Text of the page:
New Year’s is the best day to apply for financial aid

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NEW YORK (CNNMoney) — Hoping to relax on New Year’s Day? Well if you or a family member is headed to college in 2015, that’s too bad.

January 1 is the first day students can submit the nationwide financial aid application (known as FAFSA) for the upcoming school year. Applying early is hands down the best way to maximize the amount of money a student gets to put toward college.

Here are five things you need to know about the process.

1. It’s a single application for three different kinds of aid.

This form is super important because it determines the amount of aid a student will get from the three main sources available: the federal government, state governments and schools. Funding can include loans as well as money that students don’t have to pay back, like scholarships, grants and work-study gigs.

2. The sooner you file, the more money you can get.

Some states and colleges have a finite amount of money to dole out and it’s allocated on a first-come, first-serve basis each year, according to Sallie Mae spokeswoman Martha Holler. So it’s always best to be at the front of the line.

Don’t wait for your W-2 to come in or to get your tax returns. The application can always be updated later with exact numbers, Holler said.

3. Don’t assume your family is too wealthy.

The amount of aid granted to students is largely based on income. The value of the home a family lives in and any retirement savings aren’t taken into consideration.

And keep in mind that a family with more than one student in college is actually eligible for more help. A family with two kids in school could see its expected contribution to tuition cut in half, Holler said.

4. Watch out for different deadlines.

There can be early deadlines to get state aid. The first one is in Connecticut, where families must submit the form by February 15 to be eligible for state aid.

5. There might be another form

Some states and schools require more information than this application calls for. Once the standard form is submitted, links to supplemental forms can be found on the confirmation page — but not on the confirmation email, so be careful!

The form is free to file and can be found here. Holler says it should take about 30 minutes to complete.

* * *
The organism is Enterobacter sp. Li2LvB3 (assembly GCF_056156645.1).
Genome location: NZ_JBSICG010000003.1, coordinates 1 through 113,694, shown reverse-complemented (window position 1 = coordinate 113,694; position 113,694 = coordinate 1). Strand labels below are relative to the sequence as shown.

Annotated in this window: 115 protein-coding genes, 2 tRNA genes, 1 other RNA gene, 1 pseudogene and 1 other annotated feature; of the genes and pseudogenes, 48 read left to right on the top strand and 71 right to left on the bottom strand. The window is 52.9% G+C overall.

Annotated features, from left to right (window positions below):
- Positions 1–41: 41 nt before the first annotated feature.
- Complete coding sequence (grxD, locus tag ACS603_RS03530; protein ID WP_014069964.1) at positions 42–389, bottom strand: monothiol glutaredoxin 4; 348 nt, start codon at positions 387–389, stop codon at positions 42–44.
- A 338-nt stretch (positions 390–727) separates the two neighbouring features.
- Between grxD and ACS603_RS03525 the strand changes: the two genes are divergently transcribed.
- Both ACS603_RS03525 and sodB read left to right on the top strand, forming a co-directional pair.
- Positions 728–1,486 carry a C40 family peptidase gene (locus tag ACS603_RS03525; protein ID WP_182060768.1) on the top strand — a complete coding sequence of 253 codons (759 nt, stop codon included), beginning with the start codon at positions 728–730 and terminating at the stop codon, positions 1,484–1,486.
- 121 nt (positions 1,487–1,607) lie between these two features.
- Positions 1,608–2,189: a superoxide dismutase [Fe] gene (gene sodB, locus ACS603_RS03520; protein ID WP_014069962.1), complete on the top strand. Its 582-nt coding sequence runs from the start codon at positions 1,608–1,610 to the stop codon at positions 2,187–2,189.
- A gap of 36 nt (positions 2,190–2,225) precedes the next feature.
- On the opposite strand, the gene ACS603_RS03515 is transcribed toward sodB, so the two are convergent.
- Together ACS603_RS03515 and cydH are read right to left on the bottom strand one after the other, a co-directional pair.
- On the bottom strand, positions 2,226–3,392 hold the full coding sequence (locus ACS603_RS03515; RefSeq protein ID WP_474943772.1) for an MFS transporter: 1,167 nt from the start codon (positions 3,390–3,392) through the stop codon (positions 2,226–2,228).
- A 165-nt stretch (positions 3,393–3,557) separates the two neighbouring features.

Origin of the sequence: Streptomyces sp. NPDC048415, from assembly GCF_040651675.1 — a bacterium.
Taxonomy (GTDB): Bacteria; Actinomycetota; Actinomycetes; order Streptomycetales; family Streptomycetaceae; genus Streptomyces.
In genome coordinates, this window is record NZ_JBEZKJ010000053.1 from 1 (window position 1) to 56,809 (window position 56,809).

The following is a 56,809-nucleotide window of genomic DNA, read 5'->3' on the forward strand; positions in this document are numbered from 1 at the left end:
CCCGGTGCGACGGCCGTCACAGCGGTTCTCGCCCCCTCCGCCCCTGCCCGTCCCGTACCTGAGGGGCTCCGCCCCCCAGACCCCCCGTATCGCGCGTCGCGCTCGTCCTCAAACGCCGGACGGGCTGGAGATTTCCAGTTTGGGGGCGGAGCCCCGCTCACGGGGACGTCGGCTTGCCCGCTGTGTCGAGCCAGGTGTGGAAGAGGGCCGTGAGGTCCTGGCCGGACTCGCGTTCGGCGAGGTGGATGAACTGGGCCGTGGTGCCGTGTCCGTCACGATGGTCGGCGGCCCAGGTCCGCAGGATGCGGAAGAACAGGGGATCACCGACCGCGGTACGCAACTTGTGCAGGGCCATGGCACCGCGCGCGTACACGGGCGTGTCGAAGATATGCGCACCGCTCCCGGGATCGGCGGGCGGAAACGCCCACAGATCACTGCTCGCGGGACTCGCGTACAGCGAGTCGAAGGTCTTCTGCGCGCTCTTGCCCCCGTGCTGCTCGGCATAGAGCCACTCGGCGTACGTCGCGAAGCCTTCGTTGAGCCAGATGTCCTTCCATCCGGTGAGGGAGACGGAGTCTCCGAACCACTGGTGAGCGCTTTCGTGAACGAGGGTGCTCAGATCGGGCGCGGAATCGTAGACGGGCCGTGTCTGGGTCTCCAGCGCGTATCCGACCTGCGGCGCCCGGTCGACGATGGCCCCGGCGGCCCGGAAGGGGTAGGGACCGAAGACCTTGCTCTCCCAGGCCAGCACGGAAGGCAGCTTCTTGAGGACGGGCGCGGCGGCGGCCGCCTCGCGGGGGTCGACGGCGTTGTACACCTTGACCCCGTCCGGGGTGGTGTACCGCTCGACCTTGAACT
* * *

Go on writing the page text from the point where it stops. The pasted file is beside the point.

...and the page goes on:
“A little time could translate into a lot of money,” she said.

2 comments

  • Malik Bourne (@sakurymu)

    Don’t do it! I am a teacher and I have witnessed a lot of kids go off to college too soon and fail out! Here is some advice for graduating seniors and their parents based on 15 years of observations.

    1. Make them work and pay for some of it.( they have to have some skin in the game)

    2. If they are immature and not self- reliant don’t let them go to a far off University.

    3. Have them talk to recent graduates to get advice/tips; they are much more likely to listen to them than you.

    4. A community college is a great place to save money and usually has professors who are teachers 1st unlike the research focused professors at Universities

    5. Don’t be frivolous with your cash. Consider things like $25/month car insurance (from Insurance Panda), $20/month mobile phone (TMobile), $15/month gym membership (Planet Fitness), and use apps like GasBuddy to save money in other ways. College is expensive – save for it!

    6. Speaking of which – Don’t try to “Keep up with the Jones”. This dooms kids and forces them into the student debt trap.

    7. Don’t be afraid to let them fail. If you constantly bail them out you will be doing it for the rest of their lives and they will never grow as a person.

    8. Make them aware of the differences in earning power/job availability of different majors.

    9. The military, tech school, and apprenticeships are all viable alternatives to college.

    10. Do a cost/ benefit analysis if you are going to take on significant debt make sure it’s for a valuable degree. 60k debt for a chemistry degree is ok, 60k for Art History is not.

  • keiato

    Thank you Malik Borne, your comment post was very informative. I’ve also witnessed associate’s of mine dropping out or worse. At an early age I saw the difference between do-ers and thinkers. Like you stated those with lack of maturity don’t have the necessary discipline to see all the variables. I made it to 25 with no kids and don’t want to be in debt before I decide to have any. We need skills in this growing world to live so others can survive.

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